Monthly Archives: September 2015

Is Impact Factor the Only Possible Assessment Mode for a Journal?

The assessment of research publications is an important part of the research process. There are plenty of methodologies in practice, but three most common methods of assessing the merit of a research paper are subjective post-publication peer review, citations gathered by a research paper, and the impact factor (IF) of the journal in which the research was published.

The impact factor relates to a specific time period; though it is possible to calculate it for any desired time period. The impact factor is used to compare different journals within a same field. It is possible to examine the impact factor of the journals in which a particular person has published articles.

The use of impact factor is widespread, but debated because of its irrelevant use in evaluating individuals because there is a wide variation from article to article in a single journal. Still Impact factors have a great, but controversial, influence on the way published scientific research is perceived and evaluated.

Another reason it is debatable because some companies are producing false impact factors and the effect of policies that editors may use to improve their impact factor which is detrimental to readers and writers. Another factor to be considered is impact factor might not be consistently reproduced in an independent audit.

Another criticism focuses on the effect of the impact factor on response of scholars, editors and other stakeholders.

Many research foundations have published and suggested new guidelines to evaluate journals like the International Council for Science Committee on Freedom and Responsibility in the Conduct of Science has issued a statement on publication practices and indices and the role of peer review in research assessment, advising many possible solutions to this issue—like considering a limited number of publications in a year to be taken into consideration for each researcher, or even penalizing researcher for a excessively large number of publications per year.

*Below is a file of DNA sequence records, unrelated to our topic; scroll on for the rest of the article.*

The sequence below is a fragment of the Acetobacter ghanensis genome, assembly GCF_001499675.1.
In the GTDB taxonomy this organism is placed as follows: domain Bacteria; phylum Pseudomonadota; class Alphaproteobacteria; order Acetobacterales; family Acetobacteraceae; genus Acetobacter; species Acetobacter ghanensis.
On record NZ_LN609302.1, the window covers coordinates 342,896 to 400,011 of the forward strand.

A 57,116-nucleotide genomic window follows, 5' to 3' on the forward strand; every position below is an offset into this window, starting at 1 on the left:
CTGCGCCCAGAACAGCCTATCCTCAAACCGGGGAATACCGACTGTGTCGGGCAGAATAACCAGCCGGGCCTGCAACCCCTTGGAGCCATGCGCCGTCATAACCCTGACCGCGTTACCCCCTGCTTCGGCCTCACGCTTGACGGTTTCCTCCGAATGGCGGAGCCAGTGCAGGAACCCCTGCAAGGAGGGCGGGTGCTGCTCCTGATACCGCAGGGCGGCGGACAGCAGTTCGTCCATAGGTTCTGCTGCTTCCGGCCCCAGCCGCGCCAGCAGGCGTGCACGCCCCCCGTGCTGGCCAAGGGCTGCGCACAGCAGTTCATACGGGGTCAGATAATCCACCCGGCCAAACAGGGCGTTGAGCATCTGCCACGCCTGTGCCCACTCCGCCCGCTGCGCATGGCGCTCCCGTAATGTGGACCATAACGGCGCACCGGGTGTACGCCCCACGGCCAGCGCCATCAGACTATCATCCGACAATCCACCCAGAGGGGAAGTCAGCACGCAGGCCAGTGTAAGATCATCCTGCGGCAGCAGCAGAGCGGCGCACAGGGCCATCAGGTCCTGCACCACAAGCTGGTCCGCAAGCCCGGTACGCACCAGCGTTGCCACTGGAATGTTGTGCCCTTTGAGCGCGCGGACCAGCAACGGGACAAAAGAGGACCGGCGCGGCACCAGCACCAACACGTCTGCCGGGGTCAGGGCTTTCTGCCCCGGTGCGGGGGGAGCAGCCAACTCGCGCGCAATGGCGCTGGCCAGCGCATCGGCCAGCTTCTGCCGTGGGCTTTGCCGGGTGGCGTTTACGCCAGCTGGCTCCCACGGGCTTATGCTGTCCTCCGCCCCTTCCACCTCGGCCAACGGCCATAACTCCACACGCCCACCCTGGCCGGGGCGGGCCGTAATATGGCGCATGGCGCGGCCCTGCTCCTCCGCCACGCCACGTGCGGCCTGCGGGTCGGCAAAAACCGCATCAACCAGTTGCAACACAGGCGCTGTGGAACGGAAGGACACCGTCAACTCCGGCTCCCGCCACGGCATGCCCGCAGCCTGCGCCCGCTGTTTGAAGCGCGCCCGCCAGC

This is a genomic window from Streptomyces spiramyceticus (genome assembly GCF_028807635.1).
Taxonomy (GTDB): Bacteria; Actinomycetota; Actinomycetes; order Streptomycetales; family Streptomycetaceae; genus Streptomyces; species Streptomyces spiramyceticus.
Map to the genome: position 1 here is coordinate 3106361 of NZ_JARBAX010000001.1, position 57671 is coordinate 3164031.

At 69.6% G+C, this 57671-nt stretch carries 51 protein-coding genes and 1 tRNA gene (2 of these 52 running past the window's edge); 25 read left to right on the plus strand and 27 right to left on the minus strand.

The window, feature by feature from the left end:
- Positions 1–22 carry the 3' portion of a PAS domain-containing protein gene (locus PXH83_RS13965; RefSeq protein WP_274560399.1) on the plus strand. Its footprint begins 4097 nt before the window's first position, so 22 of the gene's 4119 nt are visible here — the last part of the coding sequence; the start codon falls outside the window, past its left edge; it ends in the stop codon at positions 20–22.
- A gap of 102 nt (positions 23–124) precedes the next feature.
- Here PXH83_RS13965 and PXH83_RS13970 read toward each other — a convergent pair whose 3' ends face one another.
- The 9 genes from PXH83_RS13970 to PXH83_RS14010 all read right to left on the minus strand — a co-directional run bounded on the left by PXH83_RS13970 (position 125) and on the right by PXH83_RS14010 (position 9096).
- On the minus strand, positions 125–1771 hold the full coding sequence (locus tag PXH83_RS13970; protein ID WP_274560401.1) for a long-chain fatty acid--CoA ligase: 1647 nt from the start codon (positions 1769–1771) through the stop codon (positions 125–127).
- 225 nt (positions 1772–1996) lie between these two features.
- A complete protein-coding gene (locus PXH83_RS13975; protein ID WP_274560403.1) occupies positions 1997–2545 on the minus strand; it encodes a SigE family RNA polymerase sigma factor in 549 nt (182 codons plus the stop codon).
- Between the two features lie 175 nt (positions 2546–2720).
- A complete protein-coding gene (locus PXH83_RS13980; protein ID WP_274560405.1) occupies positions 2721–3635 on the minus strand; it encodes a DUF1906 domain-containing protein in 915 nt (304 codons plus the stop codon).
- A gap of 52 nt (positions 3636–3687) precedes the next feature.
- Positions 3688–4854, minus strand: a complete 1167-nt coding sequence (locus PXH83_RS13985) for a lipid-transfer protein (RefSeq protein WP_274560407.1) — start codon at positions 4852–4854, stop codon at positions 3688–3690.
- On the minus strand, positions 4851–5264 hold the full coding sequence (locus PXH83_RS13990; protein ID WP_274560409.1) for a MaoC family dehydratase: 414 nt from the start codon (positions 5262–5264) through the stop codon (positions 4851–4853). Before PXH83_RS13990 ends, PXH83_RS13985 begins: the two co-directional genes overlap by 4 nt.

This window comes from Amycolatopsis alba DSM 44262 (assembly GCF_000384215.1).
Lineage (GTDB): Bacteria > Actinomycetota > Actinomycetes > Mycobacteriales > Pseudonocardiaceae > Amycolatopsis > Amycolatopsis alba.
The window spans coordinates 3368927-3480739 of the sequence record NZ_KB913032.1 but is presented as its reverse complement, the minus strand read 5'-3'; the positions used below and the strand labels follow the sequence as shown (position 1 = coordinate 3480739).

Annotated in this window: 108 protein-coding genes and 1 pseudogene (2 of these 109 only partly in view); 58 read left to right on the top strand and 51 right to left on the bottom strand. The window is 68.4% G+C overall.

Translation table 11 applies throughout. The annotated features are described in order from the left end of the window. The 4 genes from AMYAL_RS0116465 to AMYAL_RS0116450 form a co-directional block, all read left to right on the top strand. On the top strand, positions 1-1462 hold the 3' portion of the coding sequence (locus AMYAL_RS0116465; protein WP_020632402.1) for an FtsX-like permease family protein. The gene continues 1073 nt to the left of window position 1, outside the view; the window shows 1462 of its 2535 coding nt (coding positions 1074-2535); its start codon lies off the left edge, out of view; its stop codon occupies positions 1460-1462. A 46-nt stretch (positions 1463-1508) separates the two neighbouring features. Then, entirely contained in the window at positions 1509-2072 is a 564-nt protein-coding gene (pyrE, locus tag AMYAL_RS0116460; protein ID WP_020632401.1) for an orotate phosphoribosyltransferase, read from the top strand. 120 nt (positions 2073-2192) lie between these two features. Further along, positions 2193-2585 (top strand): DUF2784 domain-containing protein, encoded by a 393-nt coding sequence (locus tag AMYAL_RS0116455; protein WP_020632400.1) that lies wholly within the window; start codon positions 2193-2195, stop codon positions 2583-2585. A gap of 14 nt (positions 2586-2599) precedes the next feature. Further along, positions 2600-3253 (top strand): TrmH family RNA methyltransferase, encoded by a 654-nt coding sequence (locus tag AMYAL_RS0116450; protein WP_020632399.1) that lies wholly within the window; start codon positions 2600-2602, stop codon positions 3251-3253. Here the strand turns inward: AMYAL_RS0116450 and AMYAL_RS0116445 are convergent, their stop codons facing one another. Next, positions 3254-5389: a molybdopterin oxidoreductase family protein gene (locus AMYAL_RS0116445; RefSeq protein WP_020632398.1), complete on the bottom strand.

Emphasis has been raised on increasing importance of numerical indicators such as the h-index. Other to name are immediacy index, cited half-life, aggregate impact factor, source normalized impact per paper, page rank algorithm etc.

The methods shared above apply only to journals, not individual articles or scientists.

Article-level metrics such as H-index measure impact at an article level instead of journal level. Other more general alternative metrics include article views, downloads, or mentions in social media and tweet, thus introducing a “Twimpact factor” and Twindex. Public Library of Science introduced another method called article-level metrics.

Open Access Movement: How Far Has It Gone?

Success of Open Access is clearly visible from the outlook of the research community towards non acceptance of the results of their funding to end up in the trap of pay walls of the publishing community.

Another testimony to its success is a mandatory public access policy in force for most of the major fund raisers in many countries.

It is not enough to just change the way research results are published, it is also required to look upstream at how research experiments are carried out, and how the results are analyzed and prepared for publication.

The maximum benefit from the Open Access model can be achieved once we see a mechanism of tools, standards and policies in place which will ensure a seamless flow of data and descriptive metadata, starting from experimental design to data capture, analysis, and publication, retaining much of the required information at every stage.

Benefit so far from success of this model is not limited to what it has achieved so far but we cannot ignore the fact that it has laid a strong foundation for the further benefit of the research community.

Building blocks seem to fall in place, but there is a long way to go. The protagonists are putting their best forward to find out techniques so that data can flow in a meaningful way through the entire process till publication and also making results more reliable and reproducible.

The purpose of the open access model is not just limited to fixing library budgets or to put a dent in the businesses of existing publishers, it is aimed at introducing a new form of publishing that would ultimately provide research fraternity a method to more effectively share their research results and at the same time also challenging the age old notion that published content belongs to the publisher and benefiting the society at large.